Supplementary to an Oral Question put a couple of weeks ago, the Minister may recall that I asked how many sponsors had been licensed by the UK Border Agency. Unfortunately, he was unable to answer the question on the hoof—I am not entirely surprised—but he did say that he would write to me. I am still waiting for the answer to that question, because it becomes immediately relevant again today. The noble Lord need not write to me, because I now have the answer: it is 745. That needs to be set against the number of employers—I do not know it, but the Minister may be able to tell me—who currently employ people with work permits and who will need to become sponsors for future employees or further employment of those who are here.
Entry to this country is severely limited by the points-based system. Under tier 2, for skilled workers, tier 4, for students, and tier 5, for youth mobility and temporary workers—all those who would previously have applied for a work permit—it is now a requirement to hold a certificate of sponsorship from a licensed sponsor. The fact that there are fewer than 1,000 sponsors—we know that there are 745—and the expectation that tier 2 alone will have a requirement of at least 14,000 will prove to be insuperable barriers to entry to the country even for those to whom the Government are reasonably welcoming.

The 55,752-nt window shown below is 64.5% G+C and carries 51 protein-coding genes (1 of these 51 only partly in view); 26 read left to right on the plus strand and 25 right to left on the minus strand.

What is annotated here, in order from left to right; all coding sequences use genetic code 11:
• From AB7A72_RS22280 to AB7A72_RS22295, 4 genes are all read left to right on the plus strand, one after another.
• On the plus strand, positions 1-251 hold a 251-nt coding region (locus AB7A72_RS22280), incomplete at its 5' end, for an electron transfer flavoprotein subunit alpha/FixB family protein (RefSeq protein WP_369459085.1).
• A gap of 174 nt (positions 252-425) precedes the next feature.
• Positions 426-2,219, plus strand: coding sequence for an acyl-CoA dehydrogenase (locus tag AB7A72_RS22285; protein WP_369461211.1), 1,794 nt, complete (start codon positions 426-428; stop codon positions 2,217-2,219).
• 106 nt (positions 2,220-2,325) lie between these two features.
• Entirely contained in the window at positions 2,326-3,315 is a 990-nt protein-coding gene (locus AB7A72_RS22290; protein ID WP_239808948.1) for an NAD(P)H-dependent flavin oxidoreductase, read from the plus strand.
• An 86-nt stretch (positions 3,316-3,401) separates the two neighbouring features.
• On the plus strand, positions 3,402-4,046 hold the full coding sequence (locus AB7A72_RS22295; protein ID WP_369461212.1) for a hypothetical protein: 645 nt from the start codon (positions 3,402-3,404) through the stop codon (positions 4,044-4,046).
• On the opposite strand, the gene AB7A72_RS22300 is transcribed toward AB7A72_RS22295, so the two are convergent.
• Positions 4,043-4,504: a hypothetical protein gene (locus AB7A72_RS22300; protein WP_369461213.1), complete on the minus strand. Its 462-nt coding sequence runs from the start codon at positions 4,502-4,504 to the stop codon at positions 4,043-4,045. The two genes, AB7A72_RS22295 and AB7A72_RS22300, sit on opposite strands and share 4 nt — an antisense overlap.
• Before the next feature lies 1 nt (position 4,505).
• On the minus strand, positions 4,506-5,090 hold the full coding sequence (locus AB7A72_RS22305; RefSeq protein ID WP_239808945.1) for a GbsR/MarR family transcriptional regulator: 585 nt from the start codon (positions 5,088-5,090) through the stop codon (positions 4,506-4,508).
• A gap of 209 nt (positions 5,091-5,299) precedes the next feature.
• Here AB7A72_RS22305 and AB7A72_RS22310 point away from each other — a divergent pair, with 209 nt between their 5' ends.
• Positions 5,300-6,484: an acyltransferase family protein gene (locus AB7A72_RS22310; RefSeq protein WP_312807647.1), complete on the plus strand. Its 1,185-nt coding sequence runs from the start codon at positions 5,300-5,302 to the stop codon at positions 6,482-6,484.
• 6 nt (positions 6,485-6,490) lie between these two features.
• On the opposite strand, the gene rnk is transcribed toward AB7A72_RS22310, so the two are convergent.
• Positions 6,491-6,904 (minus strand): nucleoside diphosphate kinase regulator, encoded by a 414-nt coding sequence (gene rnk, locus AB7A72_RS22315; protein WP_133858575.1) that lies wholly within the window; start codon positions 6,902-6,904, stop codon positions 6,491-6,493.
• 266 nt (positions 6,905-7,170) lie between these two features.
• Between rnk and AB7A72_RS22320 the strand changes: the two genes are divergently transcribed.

For tier 4, is the Minister concerned that, by